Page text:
In an op-ed piece in today’s Atlanta Journal-Constitution, former Congressman Bob Barr sounds off on the current state of NASA. In short, he’s not too happy:
The glorious space dreams of the 1960s have become penny-pinching exercises in bureaucracy in the 21st century. Bureaucracy and budget cuts have held back needed funding for new programs, but something even greater has been hampering the space program – absence of vision. In the 1960s we had a clear vision to accomplish a goal, used the proper resources and did the job right. The program today appears to have become a bureaucratic stepchild on life support.
He goes on about the agency’s perceived reliance on “duct tape, Elmer’s glue and Scotchgard”:
The space program needs to be on the front end of technology as it once was. The benefits to society of an efficient space program are numerous. If the program cannot be the best, with the best technology, the best manpower and the best resources, then perhaps our country should forgo it altogether. [Emphasis added] Why should we subject ourselves to the embarrassment of repairing 35-year-old technology with pliers and a hacksaw?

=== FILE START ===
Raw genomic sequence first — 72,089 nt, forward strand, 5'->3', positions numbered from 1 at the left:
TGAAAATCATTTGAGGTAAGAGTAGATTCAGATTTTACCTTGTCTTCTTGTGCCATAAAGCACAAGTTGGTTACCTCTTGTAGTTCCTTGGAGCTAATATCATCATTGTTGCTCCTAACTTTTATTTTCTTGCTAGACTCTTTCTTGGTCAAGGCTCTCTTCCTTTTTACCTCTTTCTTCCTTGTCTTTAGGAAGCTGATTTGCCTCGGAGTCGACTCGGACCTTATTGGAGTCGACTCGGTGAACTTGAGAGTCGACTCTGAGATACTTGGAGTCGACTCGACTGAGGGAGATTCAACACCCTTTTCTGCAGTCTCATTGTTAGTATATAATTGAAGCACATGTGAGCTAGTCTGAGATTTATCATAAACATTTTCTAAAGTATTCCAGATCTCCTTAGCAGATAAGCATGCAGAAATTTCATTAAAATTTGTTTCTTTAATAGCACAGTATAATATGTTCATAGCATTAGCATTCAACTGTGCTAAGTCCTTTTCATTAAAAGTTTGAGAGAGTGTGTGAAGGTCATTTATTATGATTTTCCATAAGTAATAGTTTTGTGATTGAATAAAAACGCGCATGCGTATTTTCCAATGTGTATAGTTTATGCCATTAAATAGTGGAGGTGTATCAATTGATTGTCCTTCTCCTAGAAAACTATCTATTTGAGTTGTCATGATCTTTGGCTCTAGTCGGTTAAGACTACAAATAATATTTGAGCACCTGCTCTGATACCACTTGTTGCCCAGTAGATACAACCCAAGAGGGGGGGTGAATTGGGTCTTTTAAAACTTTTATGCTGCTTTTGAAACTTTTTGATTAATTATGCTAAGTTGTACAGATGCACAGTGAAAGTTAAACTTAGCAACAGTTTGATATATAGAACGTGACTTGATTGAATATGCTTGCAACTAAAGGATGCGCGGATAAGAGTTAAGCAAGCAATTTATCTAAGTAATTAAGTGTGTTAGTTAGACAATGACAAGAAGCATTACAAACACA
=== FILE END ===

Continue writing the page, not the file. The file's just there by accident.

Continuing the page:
Barr goes on to say he is generally supportive of the Vision for Space Exploration, but warns that the “‘culture’ of space exploration needs to be changed to prevent future projects from being employed past the point of antiquity.” Not surprisingly, Barr also advocates privatization of “a significant portion” of NASA, although he doesn’t identify which programs should be transferred to the private sector.